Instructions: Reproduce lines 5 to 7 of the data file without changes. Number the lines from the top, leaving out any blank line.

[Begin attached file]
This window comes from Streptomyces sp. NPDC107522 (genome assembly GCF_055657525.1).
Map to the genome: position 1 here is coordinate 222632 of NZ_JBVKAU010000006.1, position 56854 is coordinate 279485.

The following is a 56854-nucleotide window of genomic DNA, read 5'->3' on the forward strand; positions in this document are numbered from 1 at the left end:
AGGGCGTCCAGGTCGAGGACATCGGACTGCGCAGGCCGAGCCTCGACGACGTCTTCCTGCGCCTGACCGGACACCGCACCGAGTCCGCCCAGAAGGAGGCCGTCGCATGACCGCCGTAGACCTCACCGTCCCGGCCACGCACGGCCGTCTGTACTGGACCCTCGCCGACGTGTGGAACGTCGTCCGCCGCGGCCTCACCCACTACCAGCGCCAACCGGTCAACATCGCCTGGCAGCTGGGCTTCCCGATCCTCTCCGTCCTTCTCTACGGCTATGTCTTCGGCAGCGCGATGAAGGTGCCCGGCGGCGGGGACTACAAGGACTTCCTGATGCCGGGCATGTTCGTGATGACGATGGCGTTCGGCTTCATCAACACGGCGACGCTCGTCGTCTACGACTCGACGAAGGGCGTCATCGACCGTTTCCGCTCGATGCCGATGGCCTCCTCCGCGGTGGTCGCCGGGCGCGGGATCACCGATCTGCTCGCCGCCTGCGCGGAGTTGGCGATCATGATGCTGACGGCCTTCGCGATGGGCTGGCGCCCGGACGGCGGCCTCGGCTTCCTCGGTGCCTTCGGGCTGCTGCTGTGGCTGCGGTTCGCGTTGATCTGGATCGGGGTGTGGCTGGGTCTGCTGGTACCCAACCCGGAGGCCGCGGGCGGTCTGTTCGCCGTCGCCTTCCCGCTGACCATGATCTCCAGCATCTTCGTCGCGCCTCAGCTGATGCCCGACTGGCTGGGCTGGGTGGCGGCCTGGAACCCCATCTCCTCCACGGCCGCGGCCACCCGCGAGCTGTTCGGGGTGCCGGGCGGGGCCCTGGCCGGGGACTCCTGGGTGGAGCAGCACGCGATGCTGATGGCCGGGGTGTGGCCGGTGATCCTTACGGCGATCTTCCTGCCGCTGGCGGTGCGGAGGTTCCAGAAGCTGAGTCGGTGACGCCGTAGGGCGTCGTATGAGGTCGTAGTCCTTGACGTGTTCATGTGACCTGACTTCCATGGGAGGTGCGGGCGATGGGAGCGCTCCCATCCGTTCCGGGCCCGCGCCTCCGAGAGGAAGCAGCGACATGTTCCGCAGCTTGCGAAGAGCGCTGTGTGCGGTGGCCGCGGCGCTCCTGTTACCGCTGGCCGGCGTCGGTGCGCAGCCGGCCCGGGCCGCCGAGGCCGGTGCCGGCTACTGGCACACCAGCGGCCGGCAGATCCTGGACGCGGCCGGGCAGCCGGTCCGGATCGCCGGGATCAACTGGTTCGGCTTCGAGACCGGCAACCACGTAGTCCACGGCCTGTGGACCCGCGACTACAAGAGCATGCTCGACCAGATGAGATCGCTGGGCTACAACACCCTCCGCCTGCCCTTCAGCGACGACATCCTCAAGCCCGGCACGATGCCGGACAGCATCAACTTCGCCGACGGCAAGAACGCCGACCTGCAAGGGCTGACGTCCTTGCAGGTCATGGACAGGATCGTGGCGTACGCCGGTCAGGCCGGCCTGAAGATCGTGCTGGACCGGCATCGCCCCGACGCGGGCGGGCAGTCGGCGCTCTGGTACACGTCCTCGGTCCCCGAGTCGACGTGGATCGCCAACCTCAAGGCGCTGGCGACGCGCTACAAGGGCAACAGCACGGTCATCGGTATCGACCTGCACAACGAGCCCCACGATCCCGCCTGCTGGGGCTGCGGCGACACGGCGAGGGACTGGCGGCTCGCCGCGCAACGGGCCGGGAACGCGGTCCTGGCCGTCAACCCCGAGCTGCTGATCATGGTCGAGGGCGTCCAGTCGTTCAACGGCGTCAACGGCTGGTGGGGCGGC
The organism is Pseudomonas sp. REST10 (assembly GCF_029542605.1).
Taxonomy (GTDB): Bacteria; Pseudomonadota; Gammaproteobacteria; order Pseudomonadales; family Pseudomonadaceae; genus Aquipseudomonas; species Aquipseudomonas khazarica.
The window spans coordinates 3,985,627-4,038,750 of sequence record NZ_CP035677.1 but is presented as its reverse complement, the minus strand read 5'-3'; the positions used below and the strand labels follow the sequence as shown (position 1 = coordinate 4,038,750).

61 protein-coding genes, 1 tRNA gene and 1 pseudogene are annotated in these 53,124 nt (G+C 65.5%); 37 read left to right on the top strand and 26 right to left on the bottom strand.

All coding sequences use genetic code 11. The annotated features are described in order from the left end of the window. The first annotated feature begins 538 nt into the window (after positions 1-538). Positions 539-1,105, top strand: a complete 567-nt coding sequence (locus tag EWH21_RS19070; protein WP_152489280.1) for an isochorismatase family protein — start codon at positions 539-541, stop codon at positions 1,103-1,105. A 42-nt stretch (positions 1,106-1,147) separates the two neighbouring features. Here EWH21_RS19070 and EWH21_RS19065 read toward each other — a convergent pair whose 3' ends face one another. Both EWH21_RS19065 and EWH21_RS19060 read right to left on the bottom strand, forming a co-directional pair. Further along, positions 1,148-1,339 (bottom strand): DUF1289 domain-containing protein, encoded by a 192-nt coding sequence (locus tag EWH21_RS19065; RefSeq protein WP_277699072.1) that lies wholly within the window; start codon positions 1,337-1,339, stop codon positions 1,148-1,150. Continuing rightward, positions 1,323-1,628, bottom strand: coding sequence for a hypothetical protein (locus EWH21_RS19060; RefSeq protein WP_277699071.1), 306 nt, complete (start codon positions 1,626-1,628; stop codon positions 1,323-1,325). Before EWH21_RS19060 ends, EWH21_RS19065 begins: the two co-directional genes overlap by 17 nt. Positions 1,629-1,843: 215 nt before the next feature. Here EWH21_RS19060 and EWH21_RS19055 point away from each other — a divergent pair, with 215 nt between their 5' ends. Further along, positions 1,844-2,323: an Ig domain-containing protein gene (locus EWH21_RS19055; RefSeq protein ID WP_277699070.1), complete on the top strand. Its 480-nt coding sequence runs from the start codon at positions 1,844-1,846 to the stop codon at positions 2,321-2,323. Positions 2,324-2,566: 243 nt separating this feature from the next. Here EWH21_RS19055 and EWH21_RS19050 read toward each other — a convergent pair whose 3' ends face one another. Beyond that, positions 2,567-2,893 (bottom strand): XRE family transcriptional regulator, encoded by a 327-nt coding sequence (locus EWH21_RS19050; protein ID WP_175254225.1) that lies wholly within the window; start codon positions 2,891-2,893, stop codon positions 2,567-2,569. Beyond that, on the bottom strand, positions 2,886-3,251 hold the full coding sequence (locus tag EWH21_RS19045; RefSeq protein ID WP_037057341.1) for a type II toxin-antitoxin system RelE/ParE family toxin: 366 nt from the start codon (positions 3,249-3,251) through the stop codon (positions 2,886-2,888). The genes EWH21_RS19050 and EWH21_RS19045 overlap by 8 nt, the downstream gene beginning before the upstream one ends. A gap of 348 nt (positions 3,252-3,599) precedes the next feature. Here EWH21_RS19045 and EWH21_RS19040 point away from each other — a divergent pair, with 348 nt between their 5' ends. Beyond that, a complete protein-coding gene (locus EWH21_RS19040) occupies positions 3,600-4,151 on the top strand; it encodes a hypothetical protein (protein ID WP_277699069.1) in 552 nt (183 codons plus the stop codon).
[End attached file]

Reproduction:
The organism is Pseudomonas sp. REST10 (assembly GCF_029542605.1).
Taxonomy (GTDB): Bacteria; Pseudomonadota; Gammaproteobacteria; order Pseudomonadales; family Pseudomonadaceae; genus Aquipseudomonas; species Aquipseudomonas khazarica.
The window spans coordinates 3,985,627-4,038,750 of sequence record NZ_CP035677.1 but is presented as its reverse complement, the minus strand read 5'-3'; the positions used below and the strand labels follow the sequence as shown (position 1 = coordinate 4,038,750).